On-officer video camera (OVC) technology in policing is developing at a rapid pace. Large agencies are beginning to adopt the technology on a limited basis, and a number of cities across the United States have required their police departments to adopt the technology for all first responders. However, researchers have just begun to examine the effects of OVC technology on citizen complaints, officers’ attitudes, and police–citizen contacts.
This study examines officer behavior and perceptions of camera technology among 100 line officers in the Mesa Police Department during police–citizen encounters over a 10-month period. Experimental data from 3698 field contact reports were analyzed to determine whether being assigned to wear an OVC influences officer behavior and perceptions of OVC technology.
Bivariate and multilevel logistic regression analyses indicate that officers assigned to wear a camera were less likely to perform stop-and-frisks and make arrests, but were more likely to give citations and initiate encounters. Officers were also more likely to report OVCs as being helpful if they wore a camera and in situations where they issued a warning or citation, performed a stop-and-frisk, and made an arrest.
Our results provide important insights into the consequences of OVCs on police behavior and suggest that officers are more proactive with this technology without increasing their use of invasive strategies that may threaten the legitimacy of the organization.
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TASER International’s Axon cameras and Axon Flex cameras are the most widely adopted OVCs on the market. Other manufacturers that have on-officer video devices on the market include Vievu, Panasonic, and Wolf Enterprises. The Vievu device typically attaches to the officer’s shirt using a metal clip, while the Axon Flex is worn on a wrap-around headpiece, sunglasses, collar mount, or in-dash car mount. A cord connects the camera to the battery, which can be placed on the officer’s belt or vest. The technology differs in function, recording options, storage, and data retrieval. TASER International offers Evidence.com as a data management program to assist agencies in uploading, labeling, and linking videos to incident reports.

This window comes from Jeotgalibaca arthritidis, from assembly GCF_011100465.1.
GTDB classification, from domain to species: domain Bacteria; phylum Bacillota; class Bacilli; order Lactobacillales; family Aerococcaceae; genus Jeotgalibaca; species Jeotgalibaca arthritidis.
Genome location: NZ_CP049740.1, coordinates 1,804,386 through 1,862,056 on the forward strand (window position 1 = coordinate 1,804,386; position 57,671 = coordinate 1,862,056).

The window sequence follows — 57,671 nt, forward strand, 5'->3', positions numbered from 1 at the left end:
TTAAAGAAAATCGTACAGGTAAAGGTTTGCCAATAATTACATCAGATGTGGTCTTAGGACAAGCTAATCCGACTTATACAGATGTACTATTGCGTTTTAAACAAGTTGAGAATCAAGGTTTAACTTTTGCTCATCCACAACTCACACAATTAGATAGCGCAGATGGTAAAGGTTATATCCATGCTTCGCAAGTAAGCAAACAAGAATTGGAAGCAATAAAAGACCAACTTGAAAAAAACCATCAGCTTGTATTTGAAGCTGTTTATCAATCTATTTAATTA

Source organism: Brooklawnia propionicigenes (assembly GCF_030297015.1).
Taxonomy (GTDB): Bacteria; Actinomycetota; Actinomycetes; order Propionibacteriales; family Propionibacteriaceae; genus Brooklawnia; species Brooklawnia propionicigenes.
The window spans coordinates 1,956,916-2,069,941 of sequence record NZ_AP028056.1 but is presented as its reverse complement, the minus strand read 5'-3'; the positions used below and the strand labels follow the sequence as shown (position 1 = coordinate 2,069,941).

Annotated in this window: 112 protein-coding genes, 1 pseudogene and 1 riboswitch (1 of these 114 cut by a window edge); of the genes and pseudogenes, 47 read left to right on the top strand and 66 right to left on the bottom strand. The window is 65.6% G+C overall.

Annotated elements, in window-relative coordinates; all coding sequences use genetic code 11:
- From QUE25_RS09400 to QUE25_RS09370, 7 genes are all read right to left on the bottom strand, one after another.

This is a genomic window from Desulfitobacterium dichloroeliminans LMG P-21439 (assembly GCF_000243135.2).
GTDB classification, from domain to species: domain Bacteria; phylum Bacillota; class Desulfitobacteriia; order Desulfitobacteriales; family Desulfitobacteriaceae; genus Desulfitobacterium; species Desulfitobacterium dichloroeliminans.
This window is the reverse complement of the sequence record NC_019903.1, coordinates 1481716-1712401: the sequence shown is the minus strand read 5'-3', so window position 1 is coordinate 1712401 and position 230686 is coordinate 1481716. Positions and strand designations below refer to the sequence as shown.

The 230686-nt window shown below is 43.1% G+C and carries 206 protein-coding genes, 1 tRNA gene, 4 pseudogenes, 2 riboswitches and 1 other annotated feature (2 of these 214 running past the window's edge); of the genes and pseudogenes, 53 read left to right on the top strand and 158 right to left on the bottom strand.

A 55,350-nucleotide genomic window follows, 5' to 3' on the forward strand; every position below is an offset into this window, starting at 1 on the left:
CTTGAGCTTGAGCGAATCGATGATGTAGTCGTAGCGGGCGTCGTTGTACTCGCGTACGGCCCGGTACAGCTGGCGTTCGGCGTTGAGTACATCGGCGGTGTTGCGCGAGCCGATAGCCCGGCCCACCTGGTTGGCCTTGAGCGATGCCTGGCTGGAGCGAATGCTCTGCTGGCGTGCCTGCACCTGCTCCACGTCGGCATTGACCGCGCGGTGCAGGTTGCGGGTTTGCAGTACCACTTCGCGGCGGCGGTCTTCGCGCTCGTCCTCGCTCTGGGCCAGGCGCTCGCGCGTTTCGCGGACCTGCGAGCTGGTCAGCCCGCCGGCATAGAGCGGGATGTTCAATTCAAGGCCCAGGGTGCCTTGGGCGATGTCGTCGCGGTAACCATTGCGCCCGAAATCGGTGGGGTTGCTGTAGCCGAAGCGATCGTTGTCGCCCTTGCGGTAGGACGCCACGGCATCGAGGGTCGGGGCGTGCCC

The team responsible for the larger study involved the Mesa Police Department’s Red Mountain Division Commander, a lieutenant responsible for overseeing the evaluation, a sergeant who served as head of analysis for the operation, as well as two faculty members and a number of graduate students from Arizona State University’s School of Criminology and Criminal Justice.
An internal notice was posted for 1 month asking officers across the patrol districts to volunteer to participate in a study where they would wear on-officer video camera technology for approximately 1 year. The officers were also solicited by their commanding officers during briefings before their shifts.
Appendix A shows the difference of means tests for officer characteristics by treatment and control group, indicating no significant differences between the groups.